Pogoplug: Now This is Useful AND Cool

Pogoplug: Now This is Useful AND Cool

I just set up my Pogoplug.

I plugged it in, turned it on, set it up and went to work

Took about 2 minutes. Tops.

Wait… you may not know what a Pogoplug is.

Now this thing is cool. Think of it as a network drive / personal cloud sort of thing. With a very cool set of tools that let you actually USE the thing. Keep your photographs on there securely, and pull them up as a slideshow from your iOS or Android. Keep your music on a drive and access it to play from any device. Share files with clients and family. Automatically backup your files or photos.

Amazing.

And they have an online cloud for additional, easy storage.

The device is very small, taking nearly no space at all. And that is a big deal for me. My router is in the living room and having too many devices taking up too much room can create wifely harrassment.

The device hooks into your router, and you hook a hard drive mechanism to the device in one of many ways. In fact, you can hook multiple devices up to the Pogoplug and have different ways to store and share files.

You can see the footprint here as well as the USB drive in position next to my router and Network Drive. These things make working away from home or office a far less painful experience.

You can use a 2.5″ HD, a USB HD, a Flash Card, or any kind of memory that can hook into a device. I chose a 500GB USB Drive that I had for backing up my music. It has lots of room left, so I hooked it into my Pogoplug and started moving files around. I first set it to automatically copy over my iPhone/iPad files and images so I don’t have to even think about it.

Cool.

I then downloaded the iPad/iPhone apps and logged in. Don’t worry, they are free. The files then began downloading to my Pogoplug. I can play my music from my devices, or my laptop, or use the Pogoplug for sharing files with clients that may be too large for email.

And… it worked right out of the box, right away. Simple, easy and totally simple application. (Well done, Pogoplug guys…)

I have a couple of extra Pogoplug units for you, the readers of this blog. I haven’t decided yet how we will give them away. I am sure some sort of contest will be forthcoming, so watch for it.

I am thrilled with this thing, and some of the cool things I have already identified some important business uses for it.

You can see more at their website, and they also have a cloud storage system for those who only want to use it online. The Pogoplug device is the tool for sharing, backing up, and more.

Watch for the contest coming next week. Win one of these things and have a blast with it.


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OK, Now I’m Hungry… the Food Photography of Michele Drumm

OK, Now I’m Hungry… the Food Photography of Michele Drumm

Michele Drumm is a photographer in the Washington DC / Fredricksberg area of Virginia. Her work ranges from still life to environments, but one of her great loves is shooting food.

From meticulous studio shoots to on location editorial work, Michele brings a bit of whimsy and fun to each project she takes.

She has been a Project 52 member for two years and is now a Project 52 PRO, working on getting her book out and into the world.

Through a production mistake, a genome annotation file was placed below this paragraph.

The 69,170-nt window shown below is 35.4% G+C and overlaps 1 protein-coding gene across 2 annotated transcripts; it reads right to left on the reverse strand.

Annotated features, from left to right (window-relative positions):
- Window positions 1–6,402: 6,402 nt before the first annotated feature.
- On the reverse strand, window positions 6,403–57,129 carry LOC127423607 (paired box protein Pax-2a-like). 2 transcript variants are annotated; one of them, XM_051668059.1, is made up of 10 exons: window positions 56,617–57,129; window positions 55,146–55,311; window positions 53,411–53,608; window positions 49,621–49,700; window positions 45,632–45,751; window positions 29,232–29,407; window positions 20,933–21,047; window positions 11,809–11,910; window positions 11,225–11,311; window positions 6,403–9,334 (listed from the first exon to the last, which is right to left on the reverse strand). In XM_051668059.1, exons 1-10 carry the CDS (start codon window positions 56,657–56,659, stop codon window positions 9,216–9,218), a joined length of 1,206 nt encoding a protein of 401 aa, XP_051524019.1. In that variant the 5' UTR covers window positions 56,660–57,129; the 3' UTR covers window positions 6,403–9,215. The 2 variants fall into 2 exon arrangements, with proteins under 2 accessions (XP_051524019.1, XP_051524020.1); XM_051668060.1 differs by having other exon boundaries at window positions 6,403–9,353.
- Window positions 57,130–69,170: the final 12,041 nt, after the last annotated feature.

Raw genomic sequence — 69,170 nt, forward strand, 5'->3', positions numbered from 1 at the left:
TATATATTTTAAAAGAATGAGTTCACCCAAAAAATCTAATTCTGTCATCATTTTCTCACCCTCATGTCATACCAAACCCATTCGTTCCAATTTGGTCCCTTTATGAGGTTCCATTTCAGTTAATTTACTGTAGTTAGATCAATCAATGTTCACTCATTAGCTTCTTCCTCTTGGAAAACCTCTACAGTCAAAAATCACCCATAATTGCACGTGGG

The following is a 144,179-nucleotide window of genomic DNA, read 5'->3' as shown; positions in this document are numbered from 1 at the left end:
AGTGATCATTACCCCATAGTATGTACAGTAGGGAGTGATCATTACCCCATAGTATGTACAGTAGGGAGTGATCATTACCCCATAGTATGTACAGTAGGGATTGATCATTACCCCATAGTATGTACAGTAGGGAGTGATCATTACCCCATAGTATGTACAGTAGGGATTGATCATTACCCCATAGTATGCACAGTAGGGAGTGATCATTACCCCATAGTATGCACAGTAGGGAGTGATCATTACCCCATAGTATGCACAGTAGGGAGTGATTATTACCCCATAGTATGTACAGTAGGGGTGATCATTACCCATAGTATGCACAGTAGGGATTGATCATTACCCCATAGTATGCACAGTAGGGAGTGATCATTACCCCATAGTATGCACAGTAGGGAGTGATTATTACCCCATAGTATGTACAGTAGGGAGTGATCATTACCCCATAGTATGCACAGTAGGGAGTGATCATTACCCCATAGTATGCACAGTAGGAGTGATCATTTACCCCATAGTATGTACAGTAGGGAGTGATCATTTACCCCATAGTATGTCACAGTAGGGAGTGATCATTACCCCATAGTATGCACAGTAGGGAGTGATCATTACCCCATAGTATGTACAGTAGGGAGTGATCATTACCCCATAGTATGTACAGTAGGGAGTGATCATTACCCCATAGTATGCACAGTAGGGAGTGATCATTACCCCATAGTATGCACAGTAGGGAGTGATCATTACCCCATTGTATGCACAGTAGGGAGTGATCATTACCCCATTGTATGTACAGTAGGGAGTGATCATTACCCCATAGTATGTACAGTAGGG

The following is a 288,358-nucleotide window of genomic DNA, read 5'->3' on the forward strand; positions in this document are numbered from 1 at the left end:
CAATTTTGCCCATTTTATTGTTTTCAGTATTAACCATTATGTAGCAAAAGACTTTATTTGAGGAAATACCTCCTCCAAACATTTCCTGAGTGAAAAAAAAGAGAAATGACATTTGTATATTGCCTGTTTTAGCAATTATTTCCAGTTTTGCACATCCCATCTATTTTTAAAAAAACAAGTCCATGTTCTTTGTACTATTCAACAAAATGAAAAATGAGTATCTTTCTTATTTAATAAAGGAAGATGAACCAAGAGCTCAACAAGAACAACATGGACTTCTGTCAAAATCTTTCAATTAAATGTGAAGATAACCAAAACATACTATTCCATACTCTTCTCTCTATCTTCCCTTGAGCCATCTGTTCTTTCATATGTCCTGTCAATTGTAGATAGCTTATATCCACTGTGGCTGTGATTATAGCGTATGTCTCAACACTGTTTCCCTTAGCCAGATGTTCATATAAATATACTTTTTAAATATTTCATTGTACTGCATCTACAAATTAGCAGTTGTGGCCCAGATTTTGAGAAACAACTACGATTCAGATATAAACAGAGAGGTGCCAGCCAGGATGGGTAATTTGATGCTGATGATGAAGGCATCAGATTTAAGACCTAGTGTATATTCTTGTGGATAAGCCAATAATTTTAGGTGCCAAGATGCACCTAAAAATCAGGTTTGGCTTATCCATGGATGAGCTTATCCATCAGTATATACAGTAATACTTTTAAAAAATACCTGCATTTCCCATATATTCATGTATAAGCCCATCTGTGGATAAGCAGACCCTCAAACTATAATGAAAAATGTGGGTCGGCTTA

We love her work and her commitment to making the image exactly as she sees it. Only problem is that every time I review her work, I gain a pound… heh.

Waygu Beef Burger

Highland Park Diner

Don

Blackened Shrimp Saute over Sweet Corn Pudding and Mache Salad

Turkey legs at the fair

Untitled | Flickr - Photo Sharing!

Untitled | Flickr - Photo Sharing!

Untitled | Flickr - Photo Sharing!

portabella mushroom

Untitled | Flickr - Photo Sharing!

You can see more of Michele’s work at her Flickr page. Just click on any image above and it will take you to her images.

Thanks for coming along today, but I gotta run off now. It’s lunch time!

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Instagram… it is Not the Devil (or is it?)

Instagram… it is Not the Devil (or is it?)

Instagram was a tiny app that grew at an amazing rate. Hipstagram is another app that has grown faster than most, and Snapseed was just purchased by Google.

What does that mean? Is it, as one of the articles below suggests, the end of photography? Or is it a new, and very cool little tool that will grow into something amazing and a part of the arsenal of professional photographers.

I use all three, and really enjoy their quirky twist on the image. But there are detractors as well. I thought it would be interesting to see what others think about the photo sharing tool everyone loves – and some love to hate.

“I became very, very quickly addicted,” says Reid, who works primarily as a web designer. “It’s a fascinating phenomenon, unlike anything. Something like Twitter — that’s a community, but its not such a happy community, where people are all sharing their art and talking about it, like [Instagram].”

Thousands of people like Reid have used Instagram to meet other photographers experimenting with the medium, and even selling their photos on sites like Instaprints. Reid’s own “DCEmmy” Instagram account now has almost 5500 followers, and she has exhibited her work in mobile photography shows across the country.”

Read more at Huffington Post.

David Harry Stewart has a short little rant about Instagram.

I get asked all the time if I feel threatened by this new wave of iPhone bearing Instagramming photographers. Why would I possible feel that way? I think everyone, every single person on the planet should be Instagraming and we would all be better off.

This post at Forbes shows how far reaching the formerly little app has grown; “Google Challenges Facebook And Instagram With Snapseed Buy”